Opinion

Felix Salmon

Foreclosure chart of the day

By Felix Salmon
July 29, 2009

The chart comes from the Center for Responsible Lending:

loan-mod-chart.jpg

According to Congressional testimony from CRL director Keith Ernst, the 1.5 million homes which have already been lost to foreclosure are just the tip of the iceberg compared to the 13 million total foreclosures expected over the five years from end-08 to 2014. He adds:

Many industry interests object to any rules governing lending, threatening that they won’t make loans if the rules are too strong from their perspective. Yet it is the absence of substantive and effective regulation that has managed to lock down the flow of credit beyond anyone’s wildest dreams. For years, mortgage bankers told Congress that their subprime and exotic mortgages were not dangerous and regulators not only turned a blind eye, but aggressively preempted state laws that sought to rein in some of the worst subprime lending. Then, after the mortgages started to go bad, lenders advised that the damage would be easily contained. As the global economy lies battered today with credit markets flagging, any new request to operate without basic rules of the road is more than indefensible; it’s appalling.

He also has a relatively simple idea which I think would help a lot in getting servicers to actually implement the loan modifications they say they’re committed to doing:

One way to help with the various concerns just listed is to create a mediation program that would require servicers to sit down face-to-face with borrowers to evaluate them for loan modification eligibility. Similar programs are at work in several jurisdictions across the country, and they can be very helpful to ensure that homeowners get a fair hearing and that all decisions are made in a fair and transparent way.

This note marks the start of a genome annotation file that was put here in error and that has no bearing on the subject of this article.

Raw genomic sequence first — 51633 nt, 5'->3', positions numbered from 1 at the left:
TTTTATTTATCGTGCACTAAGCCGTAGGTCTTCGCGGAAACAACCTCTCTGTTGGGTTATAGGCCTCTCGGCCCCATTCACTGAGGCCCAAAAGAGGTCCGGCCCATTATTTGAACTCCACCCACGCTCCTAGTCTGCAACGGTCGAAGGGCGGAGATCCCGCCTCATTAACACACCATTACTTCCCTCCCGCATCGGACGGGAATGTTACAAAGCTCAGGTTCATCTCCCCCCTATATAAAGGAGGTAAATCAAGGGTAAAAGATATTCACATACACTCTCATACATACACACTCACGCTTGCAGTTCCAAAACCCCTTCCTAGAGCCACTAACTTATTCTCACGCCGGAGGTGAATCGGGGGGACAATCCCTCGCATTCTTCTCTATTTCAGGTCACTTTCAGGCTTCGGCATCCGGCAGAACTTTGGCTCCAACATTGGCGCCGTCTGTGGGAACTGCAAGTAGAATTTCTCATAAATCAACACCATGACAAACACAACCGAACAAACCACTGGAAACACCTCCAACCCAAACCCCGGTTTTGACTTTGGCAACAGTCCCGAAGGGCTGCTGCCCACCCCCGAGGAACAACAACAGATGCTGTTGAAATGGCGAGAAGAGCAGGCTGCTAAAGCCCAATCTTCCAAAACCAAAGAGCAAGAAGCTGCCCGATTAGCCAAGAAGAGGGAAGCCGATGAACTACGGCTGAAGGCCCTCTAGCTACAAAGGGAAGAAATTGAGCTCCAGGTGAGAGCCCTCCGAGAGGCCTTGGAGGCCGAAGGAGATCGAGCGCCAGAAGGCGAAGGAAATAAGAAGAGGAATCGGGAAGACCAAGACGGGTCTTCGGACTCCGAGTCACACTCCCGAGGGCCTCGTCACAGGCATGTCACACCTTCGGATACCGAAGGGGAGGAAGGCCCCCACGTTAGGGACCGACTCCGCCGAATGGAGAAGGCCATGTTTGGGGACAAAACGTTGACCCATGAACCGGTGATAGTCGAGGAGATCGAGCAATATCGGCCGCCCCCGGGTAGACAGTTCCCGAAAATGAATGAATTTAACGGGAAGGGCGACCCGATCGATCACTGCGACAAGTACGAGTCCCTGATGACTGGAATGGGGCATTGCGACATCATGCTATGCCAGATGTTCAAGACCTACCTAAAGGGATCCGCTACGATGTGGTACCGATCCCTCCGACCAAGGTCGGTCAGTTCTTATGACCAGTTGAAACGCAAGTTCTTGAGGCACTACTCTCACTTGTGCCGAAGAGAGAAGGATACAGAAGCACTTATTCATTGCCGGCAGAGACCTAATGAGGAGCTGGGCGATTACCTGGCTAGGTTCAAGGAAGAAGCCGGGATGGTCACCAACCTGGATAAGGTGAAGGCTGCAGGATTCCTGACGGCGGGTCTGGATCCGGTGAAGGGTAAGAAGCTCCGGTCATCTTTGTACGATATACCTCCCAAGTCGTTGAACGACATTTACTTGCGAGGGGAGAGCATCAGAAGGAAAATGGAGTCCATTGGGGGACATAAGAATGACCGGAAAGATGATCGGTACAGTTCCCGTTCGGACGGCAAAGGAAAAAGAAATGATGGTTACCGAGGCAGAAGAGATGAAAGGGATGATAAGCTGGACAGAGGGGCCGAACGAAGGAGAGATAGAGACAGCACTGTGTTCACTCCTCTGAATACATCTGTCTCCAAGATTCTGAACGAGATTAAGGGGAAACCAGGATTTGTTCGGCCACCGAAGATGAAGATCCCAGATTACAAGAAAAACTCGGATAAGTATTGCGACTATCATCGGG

I fear that Congress is beginning to get reform fatigue, after so many attempted solutions have failed. But that’s no reason to stop trying new things — in fact, it’s a good reason to try even harder.

Comments
7 comments so far | RSS Comments RSS

I generally agree with what the Center says. The one area of disagreement that I have is over Judicial Loan Modifications. In normal times, this could be a very good idea. But in a bubble situation, lenders could rightly fear a sort of elevator effect. They suspect that they have to take the elevator to the ground floor, and the judicial modification in this situation could simply be delaying the descent by temporarily stopping at the third floor, say. While an orderly decline is generally best, this bubble was so bad that working our way through it more expeditiously might simply be the better idea.

To the extent that people need help with housing, we could offer a general housing subsidy for those in need. Otherwise, the idea above seems much better in these circumstances. Simply make sure that there was no fraud in the loan and see if the parties can work it out with some intervention.

 

Don,

I am with you in spirit. I see this upclose everyday as I am an attorney working for a non-profit who defends homeowners against foreclosures. Since last fall my state has instituted “mandatory settlement conferences” for the subprime/high cost loans. It has worked to some extent, more so in my are than in NYC, b/c in NYC the property values are much higher and it pays the lenders to litigate rather than just modify the loan.

We also see tons of bad behavior from the lender attorneys — lying to the court, foreclosing while we are presumably “negotiating”, and as AG Cuomo recently has been unearthing even wide-ranging schemes to defraud (guilty parties include creditors, their attorneys, process servers, etc). Their behaviour is punishable but it takes attorney time to make that happen, and our funds are low.